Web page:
Partial Knee Replacements
Partial Knee Replacement Overview
Partial knee replacement treats arthritis that is localized to one side of the knee. It is a great treatment option for patients who suffer from arthritis but do not need a total knee replacement. Carolina Orthopaedics and Neurological Associates’ (CONA) total knee replacement patients see their quality of life dramatically improve after their procedure.
How is a partial knee replacement performed?
A partial knee replacement is an inpatient procedure performed under regional or general anesthesia. A CONA specialist:
- Gently retracts soft tissues to expose the knee joint
- Carefully removes arthritic bone and cartilage
- Bonds perfectly fit metal and plastic components to bone
Dissolvable sutures close deep and superficial tissue layers. Skin staples close the skin. A sterile dressing is placed over the surgical site and a gauze bandage is wrapped around it. Total procedure time is 1-2 hours.
What conditions can partial knee replacement treat?
Osteoarthritis is a chronic condition that damages knee bone and cartilage. Sometimes, arthritis damage is localized to one side of the knee. A partial knee replacement is the perfect treatment option because the healthy side of the knee remains the same. The partially replaced knee moves freely and easily and does not cause pain.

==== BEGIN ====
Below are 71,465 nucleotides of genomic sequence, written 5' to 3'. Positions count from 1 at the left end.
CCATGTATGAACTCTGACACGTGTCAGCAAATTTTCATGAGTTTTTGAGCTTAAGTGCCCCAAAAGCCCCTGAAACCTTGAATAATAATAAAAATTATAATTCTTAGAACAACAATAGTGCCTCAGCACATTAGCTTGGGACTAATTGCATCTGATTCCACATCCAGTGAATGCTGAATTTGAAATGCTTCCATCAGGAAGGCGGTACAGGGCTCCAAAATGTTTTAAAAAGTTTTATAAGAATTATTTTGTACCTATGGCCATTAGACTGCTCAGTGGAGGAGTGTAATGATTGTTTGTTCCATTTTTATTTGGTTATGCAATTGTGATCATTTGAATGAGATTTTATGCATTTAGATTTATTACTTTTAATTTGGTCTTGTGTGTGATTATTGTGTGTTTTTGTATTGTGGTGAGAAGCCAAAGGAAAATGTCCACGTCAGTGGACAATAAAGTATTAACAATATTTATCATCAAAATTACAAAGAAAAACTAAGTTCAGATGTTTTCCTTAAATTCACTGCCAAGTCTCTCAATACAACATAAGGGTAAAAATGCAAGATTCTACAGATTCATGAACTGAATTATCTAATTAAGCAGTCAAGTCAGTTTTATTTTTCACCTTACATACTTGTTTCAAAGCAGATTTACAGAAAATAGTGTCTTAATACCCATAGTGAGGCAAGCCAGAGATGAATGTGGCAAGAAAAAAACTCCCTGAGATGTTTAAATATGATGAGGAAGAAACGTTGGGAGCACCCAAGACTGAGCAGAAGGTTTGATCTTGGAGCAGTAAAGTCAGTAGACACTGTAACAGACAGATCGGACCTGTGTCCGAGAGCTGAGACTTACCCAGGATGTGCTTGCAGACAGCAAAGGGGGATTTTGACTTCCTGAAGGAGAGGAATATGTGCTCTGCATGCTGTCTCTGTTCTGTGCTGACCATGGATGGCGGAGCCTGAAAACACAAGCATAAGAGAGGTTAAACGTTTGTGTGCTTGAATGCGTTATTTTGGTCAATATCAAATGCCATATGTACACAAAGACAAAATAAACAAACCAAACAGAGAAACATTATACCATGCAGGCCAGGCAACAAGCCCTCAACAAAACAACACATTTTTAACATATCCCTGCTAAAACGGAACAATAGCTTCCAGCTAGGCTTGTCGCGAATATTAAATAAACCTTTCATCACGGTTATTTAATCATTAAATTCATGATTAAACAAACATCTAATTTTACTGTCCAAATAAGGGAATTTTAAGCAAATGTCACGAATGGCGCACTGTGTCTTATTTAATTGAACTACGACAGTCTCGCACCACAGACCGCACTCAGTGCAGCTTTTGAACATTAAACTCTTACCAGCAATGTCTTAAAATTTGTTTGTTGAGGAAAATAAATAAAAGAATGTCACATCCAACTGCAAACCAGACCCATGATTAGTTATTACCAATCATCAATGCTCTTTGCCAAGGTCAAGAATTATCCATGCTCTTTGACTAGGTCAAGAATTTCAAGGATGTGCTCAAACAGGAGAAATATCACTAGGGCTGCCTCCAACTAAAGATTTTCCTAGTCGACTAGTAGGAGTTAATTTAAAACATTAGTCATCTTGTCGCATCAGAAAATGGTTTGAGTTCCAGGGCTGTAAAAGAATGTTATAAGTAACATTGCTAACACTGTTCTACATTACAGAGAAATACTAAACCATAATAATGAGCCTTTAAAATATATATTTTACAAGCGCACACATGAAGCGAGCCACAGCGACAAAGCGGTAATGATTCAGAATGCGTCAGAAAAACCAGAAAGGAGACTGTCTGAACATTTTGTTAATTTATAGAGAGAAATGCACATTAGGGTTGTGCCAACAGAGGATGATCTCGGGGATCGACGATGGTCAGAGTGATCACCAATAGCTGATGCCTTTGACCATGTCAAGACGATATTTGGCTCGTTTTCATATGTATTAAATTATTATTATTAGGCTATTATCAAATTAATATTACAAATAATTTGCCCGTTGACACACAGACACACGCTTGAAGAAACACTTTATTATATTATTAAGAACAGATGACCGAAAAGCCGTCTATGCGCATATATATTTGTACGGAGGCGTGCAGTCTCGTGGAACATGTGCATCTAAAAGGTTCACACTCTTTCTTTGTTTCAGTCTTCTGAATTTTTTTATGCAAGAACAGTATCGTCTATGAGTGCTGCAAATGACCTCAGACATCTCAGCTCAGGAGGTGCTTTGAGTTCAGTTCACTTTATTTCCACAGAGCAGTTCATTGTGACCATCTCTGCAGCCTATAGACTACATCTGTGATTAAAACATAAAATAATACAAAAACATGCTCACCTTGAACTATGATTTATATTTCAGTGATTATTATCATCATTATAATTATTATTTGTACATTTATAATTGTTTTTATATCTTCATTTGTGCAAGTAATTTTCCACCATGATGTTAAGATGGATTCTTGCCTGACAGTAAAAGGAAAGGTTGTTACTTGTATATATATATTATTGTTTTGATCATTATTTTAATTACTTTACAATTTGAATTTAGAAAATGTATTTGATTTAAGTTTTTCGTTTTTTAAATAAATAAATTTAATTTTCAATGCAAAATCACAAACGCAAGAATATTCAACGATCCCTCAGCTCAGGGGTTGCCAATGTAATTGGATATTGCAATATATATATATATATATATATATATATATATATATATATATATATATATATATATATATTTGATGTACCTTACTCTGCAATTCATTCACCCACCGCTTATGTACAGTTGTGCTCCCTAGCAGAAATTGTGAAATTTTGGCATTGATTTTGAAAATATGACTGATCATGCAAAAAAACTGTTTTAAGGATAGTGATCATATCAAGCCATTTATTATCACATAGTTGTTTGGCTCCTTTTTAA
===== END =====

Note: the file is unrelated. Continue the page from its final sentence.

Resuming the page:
What are partial knee replacement advantages?
Partial knee replacement advantages include:
- A quicker recovery
- A shorter hospital stay
- Less postoperative pain
- Less surgical trauma
As previously mentioned, partial knee replacement is only for patients who have localized arthritis. A total knee replacement, which is an effective procedure that benefits many patients, is usually recommended for arthritis that affects both sides of the knee.
What is partial knee replacement recovery like?
The hospital stay is usually only 1-3 nights. In a comfortable private room:
- Pain is monitored and controlled
- Infection risks are minimized
- Physical therapy is started
The patient rests at home for about two weeks. A CONA specialist sees the patient 2 weeks, 6 weeks, 3 months and 6 months after surgery. Strength and flexibility are accessed and x-rays are taken.